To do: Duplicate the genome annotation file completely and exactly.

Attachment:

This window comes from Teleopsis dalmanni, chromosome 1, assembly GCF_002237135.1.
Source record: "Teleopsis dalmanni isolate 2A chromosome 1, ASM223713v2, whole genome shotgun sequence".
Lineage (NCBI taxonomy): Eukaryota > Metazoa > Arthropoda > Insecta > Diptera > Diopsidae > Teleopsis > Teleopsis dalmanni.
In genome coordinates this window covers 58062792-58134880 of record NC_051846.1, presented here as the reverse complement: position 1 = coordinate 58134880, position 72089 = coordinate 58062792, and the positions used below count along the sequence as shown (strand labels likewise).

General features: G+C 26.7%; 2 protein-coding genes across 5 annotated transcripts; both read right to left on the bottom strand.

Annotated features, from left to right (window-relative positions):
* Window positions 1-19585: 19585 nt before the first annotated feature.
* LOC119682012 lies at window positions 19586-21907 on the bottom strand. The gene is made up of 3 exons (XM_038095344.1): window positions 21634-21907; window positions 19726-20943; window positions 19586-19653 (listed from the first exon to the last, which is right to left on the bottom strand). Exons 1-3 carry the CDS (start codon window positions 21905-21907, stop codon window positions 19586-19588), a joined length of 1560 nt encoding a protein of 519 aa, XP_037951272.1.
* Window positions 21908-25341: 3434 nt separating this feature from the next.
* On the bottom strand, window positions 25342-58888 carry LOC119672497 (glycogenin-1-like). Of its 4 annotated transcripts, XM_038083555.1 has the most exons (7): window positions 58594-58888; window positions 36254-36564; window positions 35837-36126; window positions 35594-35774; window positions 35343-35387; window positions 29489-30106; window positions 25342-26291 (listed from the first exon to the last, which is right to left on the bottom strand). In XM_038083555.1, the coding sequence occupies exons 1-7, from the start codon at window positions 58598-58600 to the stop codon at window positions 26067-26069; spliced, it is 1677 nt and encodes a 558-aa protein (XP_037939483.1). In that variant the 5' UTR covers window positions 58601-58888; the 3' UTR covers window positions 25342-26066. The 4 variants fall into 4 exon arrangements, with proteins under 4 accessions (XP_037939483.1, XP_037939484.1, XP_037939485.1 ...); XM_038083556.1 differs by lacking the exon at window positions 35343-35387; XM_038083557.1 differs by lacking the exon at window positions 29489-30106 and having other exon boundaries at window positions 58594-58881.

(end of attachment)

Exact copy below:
This window comes from Teleopsis dalmanni, chromosome 1, assembly GCF_002237135.1.
Source record: "Teleopsis dalmanni isolate 2A chromosome 1, ASM223713v2, whole genome shotgun sequence".
Lineage (NCBI taxonomy): Eukaryota > Metazoa > Arthropoda > Insecta > Diptera > Diopsidae > Teleopsis > Teleopsis dalmanni.
In genome coordinates this window covers 58062792-58134880 of record NC_051846.1, presented here as the reverse complement: position 1 = coordinate 58134880, position 72089 = coordinate 58062792, and the positions used below count along the sequence as shown (strand labels likewise).

General features: G+C 26.7%; 2 protein-coding genes across 5 annotated transcripts; both read right to left on the bottom strand.

Annotated features, from left to right (window-relative positions):
* Window positions 1-19585: 19585 nt before the first annotated feature.
* LOC119682012 lies at window positions 19586-21907 on the bottom strand. The gene is made up of 3 exons (XM_038095344.1): window positions 21634-21907; window positions 19726-20943; window positions 19586-19653 (listed from the first exon to the last, which is right to left on the bottom strand). Exons 1-3 carry the CDS (start codon window positions 21905-21907, stop codon window positions 19586-19588), a joined length of 1560 nt encoding a protein of 519 aa, XP_037951272.1.
* Window positions 21908-25341: 3434 nt separating this feature from the next.
* On the bottom strand, window positions 25342-58888 carry LOC119672497 (glycogenin-1-like). Of its 4 annotated transcripts, XM_038083555.1 has the most exons (7): window positions 58594-58888; window positions 36254-36564; window positions 35837-36126; window positions 35594-35774; window positions 35343-35387; window positions 29489-30106; window positions 25342-26291 (listed from the first exon to the last, which is right to left on the bottom strand). In XM_038083555.1, the coding sequence occupies exons 1-7, from the start codon at window positions 58598-58600 to the stop codon at window positions 26067-26069; spliced, it is 1677 nt and encodes a 558-aa protein (XP_037939483.1). In that variant the 5' UTR covers window positions 58601-58888; the 3' UTR covers window positions 25342-26066. The 4 variants fall into 4 exon arrangements, with proteins under 4 accessions (XP_037939483.1, XP_037939484.1, XP_037939485.1 ...); XM_038083556.1 differs by lacking the exon at window positions 35343-35387; XM_038083557.1 differs by lacking the exon at window positions 29489-30106 and having other exon boundaries at window positions 58594-58881.